In our study out of 117 patients, 103 (88.0%) were being treated with methotrexate, 63 (53.8%) with hydroxychloroquine and 64 (54.70) patients with both drugs. No significant ototoxicity relationship was found (p>0.05).

Conclusions

The aim of this study was for early or subclinical identification of sensorineural hearing loss in patients with rheumatoid arthritis.

Sensorineural hearing loss observed in hearing thresholds at very high frequencies in our sample population was significantly high, compared with the thresholds below 8000Hz observed in the same patients with rheumatoid arthritis and the control group.

Our results demonstrate the usefulness of evaluating hearing at very high frequencies, for subclinical detection of any degree of alteration in the hearing in this patient group with rheumatoid arthritis. Since the findings from this study did not reveal any particular relationship with rheumatic disease activity or any difference in serological variables researched, the opportunity exists for the prediction and early treatment of some degree of cochlear injury prior to it becoming invasive, as development may be unpredictable; we therefore suggest further research be conducted.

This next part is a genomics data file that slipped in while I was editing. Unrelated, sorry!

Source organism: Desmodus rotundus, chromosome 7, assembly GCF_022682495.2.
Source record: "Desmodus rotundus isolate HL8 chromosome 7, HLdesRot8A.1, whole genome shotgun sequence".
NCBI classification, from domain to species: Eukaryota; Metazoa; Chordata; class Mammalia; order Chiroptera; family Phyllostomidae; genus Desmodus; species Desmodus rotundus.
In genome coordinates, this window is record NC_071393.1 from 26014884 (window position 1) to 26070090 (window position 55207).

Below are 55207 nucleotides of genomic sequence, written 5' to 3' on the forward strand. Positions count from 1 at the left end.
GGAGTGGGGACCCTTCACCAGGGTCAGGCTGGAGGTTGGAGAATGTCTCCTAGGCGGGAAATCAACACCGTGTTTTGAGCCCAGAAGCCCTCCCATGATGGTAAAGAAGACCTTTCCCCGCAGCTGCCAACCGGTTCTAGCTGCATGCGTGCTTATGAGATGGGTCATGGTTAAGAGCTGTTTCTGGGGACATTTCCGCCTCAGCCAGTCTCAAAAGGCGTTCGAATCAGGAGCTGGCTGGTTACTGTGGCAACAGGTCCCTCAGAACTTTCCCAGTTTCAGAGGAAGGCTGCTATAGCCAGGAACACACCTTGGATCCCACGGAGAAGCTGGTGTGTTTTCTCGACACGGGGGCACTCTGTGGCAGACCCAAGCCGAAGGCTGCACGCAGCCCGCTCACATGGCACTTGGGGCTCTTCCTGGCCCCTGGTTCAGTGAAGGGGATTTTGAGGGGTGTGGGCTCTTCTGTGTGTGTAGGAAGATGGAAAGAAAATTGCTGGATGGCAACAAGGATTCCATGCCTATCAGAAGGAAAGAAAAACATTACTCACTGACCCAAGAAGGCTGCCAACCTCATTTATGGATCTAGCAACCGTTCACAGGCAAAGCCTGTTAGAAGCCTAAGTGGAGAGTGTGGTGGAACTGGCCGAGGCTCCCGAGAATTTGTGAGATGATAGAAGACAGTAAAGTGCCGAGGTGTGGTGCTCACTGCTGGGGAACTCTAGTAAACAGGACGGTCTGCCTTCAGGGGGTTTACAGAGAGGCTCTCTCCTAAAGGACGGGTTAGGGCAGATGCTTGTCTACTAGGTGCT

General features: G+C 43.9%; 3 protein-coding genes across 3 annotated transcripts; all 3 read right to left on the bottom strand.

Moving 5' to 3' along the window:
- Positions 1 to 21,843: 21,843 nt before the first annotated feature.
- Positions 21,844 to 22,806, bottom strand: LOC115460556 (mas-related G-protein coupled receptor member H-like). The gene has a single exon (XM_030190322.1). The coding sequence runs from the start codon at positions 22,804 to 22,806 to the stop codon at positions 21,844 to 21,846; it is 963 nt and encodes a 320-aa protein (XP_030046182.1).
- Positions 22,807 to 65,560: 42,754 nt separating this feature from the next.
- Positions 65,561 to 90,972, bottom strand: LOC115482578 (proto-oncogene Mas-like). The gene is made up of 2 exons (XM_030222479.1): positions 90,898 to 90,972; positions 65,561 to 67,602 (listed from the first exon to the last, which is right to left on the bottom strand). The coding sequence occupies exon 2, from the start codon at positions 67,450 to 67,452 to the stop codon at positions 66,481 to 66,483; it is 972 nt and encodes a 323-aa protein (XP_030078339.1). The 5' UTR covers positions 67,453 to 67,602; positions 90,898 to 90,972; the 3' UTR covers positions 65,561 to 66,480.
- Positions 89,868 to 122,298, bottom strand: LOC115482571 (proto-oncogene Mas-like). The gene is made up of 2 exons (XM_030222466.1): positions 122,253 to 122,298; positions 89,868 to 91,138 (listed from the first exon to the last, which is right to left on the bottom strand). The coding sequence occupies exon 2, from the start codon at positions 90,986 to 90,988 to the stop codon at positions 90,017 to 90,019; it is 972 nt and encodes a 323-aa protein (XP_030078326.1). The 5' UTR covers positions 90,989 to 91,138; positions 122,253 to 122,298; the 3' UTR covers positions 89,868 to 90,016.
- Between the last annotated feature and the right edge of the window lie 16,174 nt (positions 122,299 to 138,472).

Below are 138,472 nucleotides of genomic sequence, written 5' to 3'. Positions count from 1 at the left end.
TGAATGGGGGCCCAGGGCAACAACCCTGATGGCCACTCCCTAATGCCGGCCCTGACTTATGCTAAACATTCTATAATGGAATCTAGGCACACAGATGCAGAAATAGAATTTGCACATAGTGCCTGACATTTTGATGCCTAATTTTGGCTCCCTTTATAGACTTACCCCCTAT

We agree with the characteristics of sensorineural hearing loss in low tones observed in several conditions such as Meniere's disease. Patients with rheumatoid arthritis are referred for consultation with hearing loss, and sensorineural hearing loss in these patients is initially affected at very high frequencies, especially those above 10,000Hz. For this reason we recommend that patients with rheumatoid arthritis undergo examination aimed at discovering the presence of hearing loss and an audiometry test at high frequencies, thus providing early information of the cochlear function and if sensorineural hearing loss were to be observed, its development could be altered, without the need to wait until it was affected by medium frequencies at 500–3000Hz with its concomitant effects on communication and language discrimination.